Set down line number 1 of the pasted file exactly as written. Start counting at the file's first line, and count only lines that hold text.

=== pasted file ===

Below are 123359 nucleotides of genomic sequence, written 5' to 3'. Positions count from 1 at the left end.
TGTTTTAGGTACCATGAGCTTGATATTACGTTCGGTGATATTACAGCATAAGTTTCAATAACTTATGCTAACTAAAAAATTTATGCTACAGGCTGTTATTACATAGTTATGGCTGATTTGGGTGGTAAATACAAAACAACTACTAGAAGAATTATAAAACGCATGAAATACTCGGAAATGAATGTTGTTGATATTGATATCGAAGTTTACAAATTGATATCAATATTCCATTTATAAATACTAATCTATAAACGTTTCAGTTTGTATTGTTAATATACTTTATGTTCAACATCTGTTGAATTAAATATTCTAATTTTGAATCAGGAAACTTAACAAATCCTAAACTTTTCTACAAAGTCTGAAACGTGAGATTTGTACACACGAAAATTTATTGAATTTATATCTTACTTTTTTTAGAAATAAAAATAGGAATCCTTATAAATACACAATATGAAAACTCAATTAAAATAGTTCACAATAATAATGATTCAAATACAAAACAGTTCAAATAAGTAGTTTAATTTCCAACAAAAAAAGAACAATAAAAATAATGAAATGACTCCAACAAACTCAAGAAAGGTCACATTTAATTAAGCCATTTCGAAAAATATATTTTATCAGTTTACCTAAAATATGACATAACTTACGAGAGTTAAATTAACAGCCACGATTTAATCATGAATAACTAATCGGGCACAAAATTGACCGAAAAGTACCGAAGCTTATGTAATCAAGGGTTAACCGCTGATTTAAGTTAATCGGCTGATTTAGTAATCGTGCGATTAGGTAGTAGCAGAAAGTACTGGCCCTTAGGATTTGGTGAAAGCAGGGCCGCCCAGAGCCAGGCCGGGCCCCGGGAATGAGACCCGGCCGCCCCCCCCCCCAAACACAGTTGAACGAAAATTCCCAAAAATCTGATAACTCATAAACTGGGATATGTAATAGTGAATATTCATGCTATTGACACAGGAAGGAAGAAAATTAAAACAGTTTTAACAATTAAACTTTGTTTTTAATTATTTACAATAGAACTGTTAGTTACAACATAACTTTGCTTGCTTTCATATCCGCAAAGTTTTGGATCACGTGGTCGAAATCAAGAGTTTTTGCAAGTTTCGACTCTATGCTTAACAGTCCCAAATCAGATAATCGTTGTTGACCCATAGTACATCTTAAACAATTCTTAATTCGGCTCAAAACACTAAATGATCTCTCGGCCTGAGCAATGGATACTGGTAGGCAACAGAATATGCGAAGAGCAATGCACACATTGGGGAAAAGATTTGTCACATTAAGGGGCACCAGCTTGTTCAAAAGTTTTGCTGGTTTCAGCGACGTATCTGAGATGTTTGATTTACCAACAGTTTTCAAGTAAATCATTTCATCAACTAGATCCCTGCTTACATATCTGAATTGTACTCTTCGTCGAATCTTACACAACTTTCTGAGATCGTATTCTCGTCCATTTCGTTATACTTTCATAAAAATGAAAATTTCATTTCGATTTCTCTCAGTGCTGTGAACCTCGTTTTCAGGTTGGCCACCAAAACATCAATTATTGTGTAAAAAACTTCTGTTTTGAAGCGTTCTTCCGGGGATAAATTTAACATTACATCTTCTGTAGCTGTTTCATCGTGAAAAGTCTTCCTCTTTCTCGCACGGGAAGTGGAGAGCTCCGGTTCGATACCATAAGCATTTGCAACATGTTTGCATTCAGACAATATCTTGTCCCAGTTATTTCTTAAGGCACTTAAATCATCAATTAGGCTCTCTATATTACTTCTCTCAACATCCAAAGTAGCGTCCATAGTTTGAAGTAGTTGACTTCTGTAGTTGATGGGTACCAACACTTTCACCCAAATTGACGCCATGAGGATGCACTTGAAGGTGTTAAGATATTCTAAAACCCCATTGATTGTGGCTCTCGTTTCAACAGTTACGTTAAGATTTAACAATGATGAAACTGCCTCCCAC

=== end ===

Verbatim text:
Below are 123359 nucleotides of genomic sequence, written 5' to 3'. Positions count from 1 at the left end.